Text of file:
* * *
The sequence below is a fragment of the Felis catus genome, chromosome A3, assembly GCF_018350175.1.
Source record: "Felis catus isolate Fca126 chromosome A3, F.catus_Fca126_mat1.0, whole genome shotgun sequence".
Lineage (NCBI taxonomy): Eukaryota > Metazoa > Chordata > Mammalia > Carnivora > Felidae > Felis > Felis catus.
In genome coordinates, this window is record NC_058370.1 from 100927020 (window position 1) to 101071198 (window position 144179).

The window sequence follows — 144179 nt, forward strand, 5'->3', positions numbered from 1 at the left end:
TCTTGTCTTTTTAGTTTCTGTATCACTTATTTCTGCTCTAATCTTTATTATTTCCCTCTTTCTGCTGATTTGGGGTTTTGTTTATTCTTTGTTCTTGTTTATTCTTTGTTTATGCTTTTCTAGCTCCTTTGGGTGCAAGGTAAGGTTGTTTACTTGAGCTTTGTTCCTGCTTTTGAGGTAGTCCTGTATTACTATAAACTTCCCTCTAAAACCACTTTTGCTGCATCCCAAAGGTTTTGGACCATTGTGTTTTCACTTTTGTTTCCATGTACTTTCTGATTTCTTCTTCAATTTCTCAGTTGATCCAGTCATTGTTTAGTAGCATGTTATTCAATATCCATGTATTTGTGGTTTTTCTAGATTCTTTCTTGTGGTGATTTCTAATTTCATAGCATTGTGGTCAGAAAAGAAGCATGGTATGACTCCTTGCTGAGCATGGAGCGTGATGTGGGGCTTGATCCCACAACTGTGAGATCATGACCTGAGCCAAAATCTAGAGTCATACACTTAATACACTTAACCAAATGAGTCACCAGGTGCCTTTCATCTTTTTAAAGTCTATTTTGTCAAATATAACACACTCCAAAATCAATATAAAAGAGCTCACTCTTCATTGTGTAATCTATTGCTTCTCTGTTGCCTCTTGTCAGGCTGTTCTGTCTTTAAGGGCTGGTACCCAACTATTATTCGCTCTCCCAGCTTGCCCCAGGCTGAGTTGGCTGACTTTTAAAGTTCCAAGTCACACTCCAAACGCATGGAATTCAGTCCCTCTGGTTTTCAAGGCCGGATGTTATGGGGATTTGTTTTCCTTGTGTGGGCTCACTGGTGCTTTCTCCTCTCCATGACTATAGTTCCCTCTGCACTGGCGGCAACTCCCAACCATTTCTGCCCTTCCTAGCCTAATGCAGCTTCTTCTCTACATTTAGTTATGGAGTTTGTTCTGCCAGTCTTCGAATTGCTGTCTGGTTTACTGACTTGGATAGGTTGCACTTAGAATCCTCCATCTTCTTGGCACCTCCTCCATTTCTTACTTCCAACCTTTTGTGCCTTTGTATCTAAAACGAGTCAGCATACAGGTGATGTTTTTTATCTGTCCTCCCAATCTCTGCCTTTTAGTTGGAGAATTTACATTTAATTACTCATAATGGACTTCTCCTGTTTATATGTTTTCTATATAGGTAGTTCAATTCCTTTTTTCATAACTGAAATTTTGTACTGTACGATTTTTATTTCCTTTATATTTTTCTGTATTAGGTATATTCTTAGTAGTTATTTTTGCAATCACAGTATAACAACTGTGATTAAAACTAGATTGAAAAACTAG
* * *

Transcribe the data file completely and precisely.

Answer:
The sequence below is a fragment of the Felis catus genome, chromosome A3, assembly GCF_018350175.1.
Source record: "Felis catus isolate Fca126 chromosome A3, F.catus_Fca126_mat1.0, whole genome shotgun sequence".
Lineage (NCBI taxonomy): Eukaryota > Metazoa > Chordata > Mammalia > Carnivora > Felidae > Felis > Felis catus.
In genome coordinates, this window is record NC_058370.1 from 100927020 (window position 1) to 101071198 (window position 144179).

The window sequence follows — 144179 nt, forward strand, 5'->3', positions numbered from 1 at the left end:
TCTTGTCTTTTTAGTTTCTGTATCACTTATTTCTGCTCTAATCTTTATTATTTCCCTCTTTCTGCTGATTTGGGGTTTTGTTTATTCTTTGTTCTTGTTTATTCTTTGTTTATGCTTTTCTAGCTCCTTTGGGTGCAAGGTAAGGTTGTTTACTTGAGCTTTGTTCCTGCTTTTGAGGTAGTCCTGTATTACTATAAACTTCCCTCTAAAACCACTTTTGCTGCATCCCAAAGGTTTTGGACCATTGTGTTTTCACTTTTGTTTCCATGTACTTTCTGATTTCTTCTTCAATTTCTCAGTTGATCCAGTCATTGTTTAGTAGCATGTTATTCAATATCCATGTATTTGTGGTTTTTCTAGATTCTTTCTTGTGGTGATTTCTAATTTCATAGCATTGTGGTCAGAAAAGAAGCATGGTATGACTCCTTGCTGAGCATGGAGCGTGATGTGGGGCTTGATCCCACAACTGTGAGATCATGACCTGAGCCAAAATCTAGAGTCATACACTTAATACACTTAACCAAATGAGTCACCAGGTGCCTTTCATCTTTTTAAAGTCTATTTTGTCAAATATAACACACTCCAAAATCAATATAAAAGAGCTCACTCTTCATTGTGTAATCTATTGCTTCTCTGTTGCCTCTTGTCAGGCTGTTCTGTCTTTAAGGGCTGGTACCCAACTATTATTCGCTCTCCCAGCTTGCCCCAGGCTGAGTTGGCTGACTTTTAAAGTTCCAAGTCACACTCCAAACGCATGGAATTCAGTCCCTCTGGTTTTCAAGGCCGGATGTTATGGGGATTTGTTTTCCTTGTGTGGGCTCACTGGTGCTTTCTCCTCTCCATGACTATAGTTCCCTCTGCACTGGCGGCAACTCCCAACCATTTCTGCCCTTCCTAGCCTAATGCAGCTTCTTCTCTACATTTAGTTATGGAGTTTGTTCTGCCAGTCTTCGAATTGCTGTCTGGTTTACTGACTTGGATAGGTTGCACTTAGAATCCTCCATCTTCTTGGCACCTCCTCCATTTCTTACTTCCAACCTTTTGTGCCTTTGTATCTAAAACGAGTCAGCATACAGGTGATGTTTTTTATCTGTCCTCCCAATCTCTGCCTTTTAGTTGGAGAATTTACATTTAATTACTCATAATGGACTTCTCCTGTTTATATGTTTTCTATATAGGTAGTTCAATTCCTTTTTTCATAACTGAAATTTTGTACTGTACGATTTTTATTTCCTTTATATTTTTCTGTATTAGGTATATTCTTAGTAGTTATTTTTGCAATCACAGTATAACAACTGTGATTAAAACTAGATTGAAAAACTAG